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Editor’s Note: Opinions

BETWEEN THE PUBLICATION OF EMMA in December 1815 and her death in July 1817, Jane Austen gathered into a hand-made, four-page booklet a list she titled “Opinions of Emma.”  Names are set down in no discernible order, almost all followed by a dash and then a summary or quotation of the judgment.  In these Opinions—thirty-nine of them—collected from family, friends, and connections, we hear a cacophony of contending voices.  Some readers singled out particular elements of the novel for blame or praise.  Austen’s friend Anne Sharp, formerly governess to Edward Austen’s family at Godmersham, was “pleased with the Heroine for her Originality”—an opinion not shared by nephew-in-law Benjamin Lefroy, who “Did not like the Heroine so well as any of the others.”  Ben’s wife, Jane Austen’s niece Anna, “Preferred Emma herself to all the heroines,” while another niece, Fanny Knight, “could not bear Emma herself” but “Should like J. F.—if she knew more of her—.”  Austen’s friend Alethea Bigg “objected to the sameness of the subject (Match-making) all the way through” and found “Too much of Mr Elton & H. Smith.”  The Rev. Joseph Sherer, vicar of Godmersham, was “Displeased with [her] pictures of Clergymen.”  Austen’s brother Frank, however, “liked [the novel] extremely,” congratulating her on “it’s peculiar air of Nature throughout”; apparently agreeing with that characterization, Mrs. Guiton, however, “thought it too natural to be interesting.”

It’s impossible not to long to know what Jane Austen made of these opinions.  The mordant delight with which she set down at least some of them certainly comes through:  Mrs. Digweed, she noted, “did not like it so well as the others, in fact if she had not known the Author, could hardly have got through it”; Mrs. Dickson “did not much like it. . . .—Liked it the less, from their being a Mr and Mrs Dixon in it.”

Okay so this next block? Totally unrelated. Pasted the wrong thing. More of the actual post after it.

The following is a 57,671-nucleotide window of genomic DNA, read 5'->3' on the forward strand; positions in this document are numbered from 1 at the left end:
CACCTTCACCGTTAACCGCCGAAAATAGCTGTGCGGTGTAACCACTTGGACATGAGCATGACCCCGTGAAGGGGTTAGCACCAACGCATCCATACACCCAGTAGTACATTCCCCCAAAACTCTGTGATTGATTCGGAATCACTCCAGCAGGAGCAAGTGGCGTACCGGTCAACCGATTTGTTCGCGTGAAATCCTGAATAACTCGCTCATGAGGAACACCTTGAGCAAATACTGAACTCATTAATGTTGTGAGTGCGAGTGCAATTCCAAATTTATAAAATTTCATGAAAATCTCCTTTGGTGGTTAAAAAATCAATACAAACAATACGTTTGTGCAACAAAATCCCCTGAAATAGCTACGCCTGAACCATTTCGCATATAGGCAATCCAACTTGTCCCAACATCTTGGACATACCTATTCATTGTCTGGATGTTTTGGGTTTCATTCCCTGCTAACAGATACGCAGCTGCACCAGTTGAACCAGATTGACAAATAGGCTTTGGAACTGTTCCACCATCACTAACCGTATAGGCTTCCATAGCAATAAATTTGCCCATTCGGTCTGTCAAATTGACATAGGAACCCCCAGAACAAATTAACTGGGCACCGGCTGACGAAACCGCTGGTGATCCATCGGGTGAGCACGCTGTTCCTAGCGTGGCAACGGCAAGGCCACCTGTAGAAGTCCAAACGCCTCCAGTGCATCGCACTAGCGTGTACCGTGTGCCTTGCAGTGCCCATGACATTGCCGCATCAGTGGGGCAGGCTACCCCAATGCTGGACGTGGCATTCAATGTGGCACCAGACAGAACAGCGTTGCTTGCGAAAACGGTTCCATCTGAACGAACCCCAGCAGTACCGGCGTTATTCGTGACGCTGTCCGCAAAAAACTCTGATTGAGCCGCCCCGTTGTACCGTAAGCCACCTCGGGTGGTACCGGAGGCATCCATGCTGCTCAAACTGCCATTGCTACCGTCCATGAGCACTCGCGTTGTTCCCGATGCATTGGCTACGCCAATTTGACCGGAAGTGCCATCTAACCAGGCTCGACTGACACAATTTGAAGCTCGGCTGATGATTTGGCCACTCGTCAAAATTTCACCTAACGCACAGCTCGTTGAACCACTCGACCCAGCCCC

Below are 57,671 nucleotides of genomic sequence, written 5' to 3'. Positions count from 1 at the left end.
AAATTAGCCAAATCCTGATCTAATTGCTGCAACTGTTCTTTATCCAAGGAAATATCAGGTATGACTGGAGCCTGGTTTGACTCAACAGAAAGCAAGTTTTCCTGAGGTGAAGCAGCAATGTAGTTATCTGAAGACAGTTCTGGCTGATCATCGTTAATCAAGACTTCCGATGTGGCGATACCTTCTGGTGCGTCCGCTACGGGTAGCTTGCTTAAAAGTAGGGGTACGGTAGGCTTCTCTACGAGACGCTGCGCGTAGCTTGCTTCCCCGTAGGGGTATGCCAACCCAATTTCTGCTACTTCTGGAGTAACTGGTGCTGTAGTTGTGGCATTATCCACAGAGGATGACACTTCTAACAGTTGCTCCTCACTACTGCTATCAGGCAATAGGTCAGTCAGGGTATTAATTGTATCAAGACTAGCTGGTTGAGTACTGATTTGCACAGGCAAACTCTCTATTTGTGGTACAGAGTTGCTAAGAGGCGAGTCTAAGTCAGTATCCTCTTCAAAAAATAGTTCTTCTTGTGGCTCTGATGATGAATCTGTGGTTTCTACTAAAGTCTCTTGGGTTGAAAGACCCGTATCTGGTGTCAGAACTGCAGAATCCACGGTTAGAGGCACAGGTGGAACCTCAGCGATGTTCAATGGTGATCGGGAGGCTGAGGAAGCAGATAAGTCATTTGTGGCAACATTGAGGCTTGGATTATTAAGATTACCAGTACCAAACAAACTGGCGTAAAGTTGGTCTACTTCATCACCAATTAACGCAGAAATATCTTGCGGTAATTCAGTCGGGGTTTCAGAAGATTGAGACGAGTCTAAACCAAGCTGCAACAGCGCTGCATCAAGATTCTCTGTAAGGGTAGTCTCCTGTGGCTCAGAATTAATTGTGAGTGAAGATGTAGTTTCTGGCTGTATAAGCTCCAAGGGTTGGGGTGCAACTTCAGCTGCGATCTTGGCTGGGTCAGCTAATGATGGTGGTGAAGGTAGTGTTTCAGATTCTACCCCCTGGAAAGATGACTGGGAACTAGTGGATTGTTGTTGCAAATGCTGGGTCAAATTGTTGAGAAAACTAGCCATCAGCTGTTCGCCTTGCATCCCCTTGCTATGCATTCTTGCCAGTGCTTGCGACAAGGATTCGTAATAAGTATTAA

Most of these readers placed the novel in relation to Pride and Prejudice and Mansfield Park, many favoring one or the other over Emma.  Mrs. Lefroy, a family friend, “preferred it to M P—but liked M P. the least of all.”  Martha Lloyd called Emma “as clever as either of the others, but [she] did not receive so much pleasure from it as from P.&P.—& MP.” A Mrs. Brandreth, Austen recorded, “thought the 3d vol: superior to anything I had ever written—quite beautiful!”  And Jane Austen’s brother Captain Charles Austen wrote that “Emma arrived in time to a moment.  I am delighted with her, more so I think than even with my favourite Pride & Prejudice.” 

The emphasis on the pleasure of reading and rereading this new novel must have been particularly interesting to the author.  Mr. Fowle, Jane Austen recorded, “read only the first & last Chapters, because he had heard it was not interesting.”  Her brother Charles, sailing the eastern Mediterranean, told her he “read it three times in the Passage.”  Mrs. Charles Cage, in a detailed evaluation that Fanny Knight forwarded to her aunt, remarked particularly on the captivatingly realistic quality of the characters:  “I am at Highbury all day, & I ca’nt help feeling I have just got into a new set of acquaintance.”  She looked forward to furthering that association in the company of her husband:  “I must enjoy reading it again with Charles.”  This response, with its emphasis on rereading, was certainly important to Jane Austen:  “I am very fond of Mrs C. Cage, for reasons good,” she wrote to Fanny.  “Thank you for mentioning her praise of Emma &c.” (20-21 February 1817).  But possibly the most gratifying response was among the last few she recorded.  Between Sir James Langham, a business partner of Henry’s, who “thought it much inferior to the others,” and Miss Murden, a lady in circumstances more reduced than those of Miss Bates, who judged the novel “certainly inferior to all the others,” Jane Austen placed a simple, declarative sentence:  “Mr Jeffrey (of the Edinburgh Review) was kept up by it three nights.”  The flattering combination of the prestige of this reader and his uncontrolled desire to stay in the world of her novel must have been exceptionally satisfying.